August 29, 2015


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Hypothermia killed Derksen: medical examiner

WINNIPEG - The man in charge of examining the body of Candace Derksen told a Winnipeg court Friday that the 13-year-old girl had been hog-tied and had dirt on her nose, but no signs of sexual assault were found.

Dr. Peter Markesteyn, the former provincial chief medical examiner, said Derksen's cause of death was hypothermia after she was tied up and left in a shed in -25 weather.

The abandoned shack where the body of 13-year-old Candace Derksen was found in January 1985.

KEN GIGLIOTTI / WINNIPEG FREE PRESS ARCHIVES

The abandoned shack where the body of 13-year-old Candace Derksen was found in January 1985. Photo Store

Candace Derksen, seen in a 1984 photo.

FILE PHOTO

Candace Derksen, seen in a 1984 photo.

"She lost consciousness pretty fast but it may have taken hours before she died," he said.

Derksen was an "otherwise healthy" teenager before the events that led to her death, he said.

An examination of Derksen's body showed no sign of sexual assault, and he believed she died within 24 hours of when she found herself in the shed, Markesteyn said. He could not be sure of when exactly death occurred.

The expert witness also said the shed was a "dirty" environment, and dirt on Derksen's nose suggested she'd been lying face-down before her body was discovered. Swelling of Derksen's hands also suggested she was alive when she was tied up, he said.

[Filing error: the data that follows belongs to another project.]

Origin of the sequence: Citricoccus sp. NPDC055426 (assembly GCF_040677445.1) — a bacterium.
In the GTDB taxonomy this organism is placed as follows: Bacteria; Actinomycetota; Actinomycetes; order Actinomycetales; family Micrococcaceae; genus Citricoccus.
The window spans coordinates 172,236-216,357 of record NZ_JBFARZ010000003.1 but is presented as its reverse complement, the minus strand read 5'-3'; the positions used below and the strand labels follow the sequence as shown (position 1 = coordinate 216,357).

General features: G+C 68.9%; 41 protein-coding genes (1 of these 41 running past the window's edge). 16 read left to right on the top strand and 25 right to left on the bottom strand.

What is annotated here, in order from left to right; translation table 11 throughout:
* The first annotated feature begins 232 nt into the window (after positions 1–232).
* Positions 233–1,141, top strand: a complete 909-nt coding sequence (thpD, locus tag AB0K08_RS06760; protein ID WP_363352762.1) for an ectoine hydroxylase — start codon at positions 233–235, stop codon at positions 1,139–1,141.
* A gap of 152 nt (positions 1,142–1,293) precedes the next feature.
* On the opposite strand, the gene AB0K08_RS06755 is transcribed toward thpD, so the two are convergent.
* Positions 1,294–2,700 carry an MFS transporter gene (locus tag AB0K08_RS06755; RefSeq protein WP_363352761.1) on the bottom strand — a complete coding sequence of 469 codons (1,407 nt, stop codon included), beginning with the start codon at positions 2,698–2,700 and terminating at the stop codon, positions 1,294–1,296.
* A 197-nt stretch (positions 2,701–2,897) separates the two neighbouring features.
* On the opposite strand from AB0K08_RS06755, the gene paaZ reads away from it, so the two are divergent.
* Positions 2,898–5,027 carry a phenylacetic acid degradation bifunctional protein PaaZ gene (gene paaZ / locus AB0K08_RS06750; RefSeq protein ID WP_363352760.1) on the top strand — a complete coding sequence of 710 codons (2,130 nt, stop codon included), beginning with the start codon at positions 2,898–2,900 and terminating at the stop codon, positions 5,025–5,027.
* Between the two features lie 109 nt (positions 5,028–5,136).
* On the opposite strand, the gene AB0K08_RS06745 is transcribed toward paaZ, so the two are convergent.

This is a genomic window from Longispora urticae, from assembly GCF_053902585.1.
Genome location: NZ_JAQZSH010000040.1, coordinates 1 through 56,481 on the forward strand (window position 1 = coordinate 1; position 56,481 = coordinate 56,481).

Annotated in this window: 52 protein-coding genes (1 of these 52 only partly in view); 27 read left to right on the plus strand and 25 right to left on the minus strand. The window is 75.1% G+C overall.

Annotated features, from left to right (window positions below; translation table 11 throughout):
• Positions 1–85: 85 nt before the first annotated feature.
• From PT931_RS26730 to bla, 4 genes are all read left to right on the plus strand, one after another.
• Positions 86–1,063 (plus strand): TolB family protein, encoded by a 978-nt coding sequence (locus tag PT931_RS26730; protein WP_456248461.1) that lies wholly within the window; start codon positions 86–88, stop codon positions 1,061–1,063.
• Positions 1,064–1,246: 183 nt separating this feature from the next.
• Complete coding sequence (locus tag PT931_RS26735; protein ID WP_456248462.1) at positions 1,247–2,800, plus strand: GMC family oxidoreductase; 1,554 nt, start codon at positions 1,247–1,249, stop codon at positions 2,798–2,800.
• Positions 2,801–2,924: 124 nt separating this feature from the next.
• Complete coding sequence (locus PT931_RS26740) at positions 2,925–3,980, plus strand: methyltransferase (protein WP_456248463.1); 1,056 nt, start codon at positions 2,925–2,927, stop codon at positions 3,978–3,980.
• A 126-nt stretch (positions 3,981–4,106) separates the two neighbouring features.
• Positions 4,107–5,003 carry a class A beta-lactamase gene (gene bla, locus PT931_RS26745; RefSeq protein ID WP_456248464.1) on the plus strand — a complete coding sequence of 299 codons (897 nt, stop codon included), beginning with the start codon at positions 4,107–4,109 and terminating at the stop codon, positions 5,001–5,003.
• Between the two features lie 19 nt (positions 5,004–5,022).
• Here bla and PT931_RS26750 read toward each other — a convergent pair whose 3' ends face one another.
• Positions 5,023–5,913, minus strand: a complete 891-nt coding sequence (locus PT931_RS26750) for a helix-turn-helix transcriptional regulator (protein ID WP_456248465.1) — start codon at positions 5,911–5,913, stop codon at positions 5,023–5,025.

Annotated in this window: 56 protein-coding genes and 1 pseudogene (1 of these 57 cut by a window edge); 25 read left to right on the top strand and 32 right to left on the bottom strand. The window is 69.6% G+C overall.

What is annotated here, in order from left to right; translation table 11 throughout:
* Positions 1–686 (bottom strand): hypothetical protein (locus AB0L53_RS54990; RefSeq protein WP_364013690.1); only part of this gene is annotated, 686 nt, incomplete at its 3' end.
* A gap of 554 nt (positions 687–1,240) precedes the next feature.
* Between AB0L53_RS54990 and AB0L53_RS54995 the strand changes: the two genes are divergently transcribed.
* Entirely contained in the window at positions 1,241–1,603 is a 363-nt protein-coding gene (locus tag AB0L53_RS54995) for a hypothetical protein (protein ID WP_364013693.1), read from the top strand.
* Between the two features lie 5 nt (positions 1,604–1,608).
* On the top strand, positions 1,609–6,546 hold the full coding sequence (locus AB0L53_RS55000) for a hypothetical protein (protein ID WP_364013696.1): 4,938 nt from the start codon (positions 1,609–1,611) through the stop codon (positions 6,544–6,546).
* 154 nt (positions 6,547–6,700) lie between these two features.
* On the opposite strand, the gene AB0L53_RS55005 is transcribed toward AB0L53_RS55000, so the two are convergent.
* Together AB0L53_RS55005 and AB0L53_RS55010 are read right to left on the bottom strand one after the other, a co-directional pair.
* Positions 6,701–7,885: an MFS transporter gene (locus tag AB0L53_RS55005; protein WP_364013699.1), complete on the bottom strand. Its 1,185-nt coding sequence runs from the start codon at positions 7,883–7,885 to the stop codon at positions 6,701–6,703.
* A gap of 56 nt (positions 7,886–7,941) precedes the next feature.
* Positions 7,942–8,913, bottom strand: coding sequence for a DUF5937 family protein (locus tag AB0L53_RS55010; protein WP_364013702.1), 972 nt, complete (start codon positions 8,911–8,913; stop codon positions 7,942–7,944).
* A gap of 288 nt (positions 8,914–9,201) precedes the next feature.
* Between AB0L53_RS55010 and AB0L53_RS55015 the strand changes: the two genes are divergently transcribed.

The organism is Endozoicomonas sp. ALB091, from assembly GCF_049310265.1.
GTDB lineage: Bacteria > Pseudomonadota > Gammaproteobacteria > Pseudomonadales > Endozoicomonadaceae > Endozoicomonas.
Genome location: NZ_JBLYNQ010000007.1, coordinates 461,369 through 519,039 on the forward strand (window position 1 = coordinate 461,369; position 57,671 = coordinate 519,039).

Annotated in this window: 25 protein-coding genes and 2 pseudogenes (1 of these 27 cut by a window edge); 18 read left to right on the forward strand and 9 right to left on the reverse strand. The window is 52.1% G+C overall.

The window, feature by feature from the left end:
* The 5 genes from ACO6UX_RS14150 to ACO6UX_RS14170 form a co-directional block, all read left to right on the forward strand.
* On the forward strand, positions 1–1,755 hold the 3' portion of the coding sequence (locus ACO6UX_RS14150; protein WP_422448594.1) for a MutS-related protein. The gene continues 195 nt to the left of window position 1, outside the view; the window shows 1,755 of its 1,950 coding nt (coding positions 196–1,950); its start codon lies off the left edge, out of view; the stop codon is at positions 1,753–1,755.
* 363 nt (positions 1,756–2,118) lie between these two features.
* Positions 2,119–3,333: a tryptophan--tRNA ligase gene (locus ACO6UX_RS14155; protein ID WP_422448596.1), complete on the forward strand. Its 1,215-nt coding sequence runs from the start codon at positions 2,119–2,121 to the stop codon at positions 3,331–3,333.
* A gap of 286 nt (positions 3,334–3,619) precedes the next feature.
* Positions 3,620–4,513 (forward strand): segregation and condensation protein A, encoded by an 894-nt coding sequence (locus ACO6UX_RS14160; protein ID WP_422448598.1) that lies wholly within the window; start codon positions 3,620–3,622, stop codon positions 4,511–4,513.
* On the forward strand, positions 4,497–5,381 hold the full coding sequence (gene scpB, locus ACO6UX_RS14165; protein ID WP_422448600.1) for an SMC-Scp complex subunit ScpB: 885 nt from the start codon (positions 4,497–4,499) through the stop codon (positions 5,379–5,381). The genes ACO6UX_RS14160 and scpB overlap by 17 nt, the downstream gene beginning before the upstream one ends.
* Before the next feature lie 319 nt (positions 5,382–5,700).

Her body was bitten by rodents after she died, Markesteyn told the court.

Mark Edwart Grant, 47, has pleaded not guilty to first-degree murder in Derksen's 1984 death.

Grant wasn't arrested until 2007 after DNA found at the crime scene was linked to him through advanced testing techniques.

Derksen was allegedly grabbed off the street on Nov. 30, 1984, bound with rope and left to freeze to death inside a shed. Her body was found on Jan. 17, 1985, following an exhaustive search that included hundreds of volunteers.

Mike McIntyre is covering the trial live using Twitter.  To read his updates, join the Cover It Live event below.

The Winnipeg Free Press is not accepting comments on this story for legal reasons.

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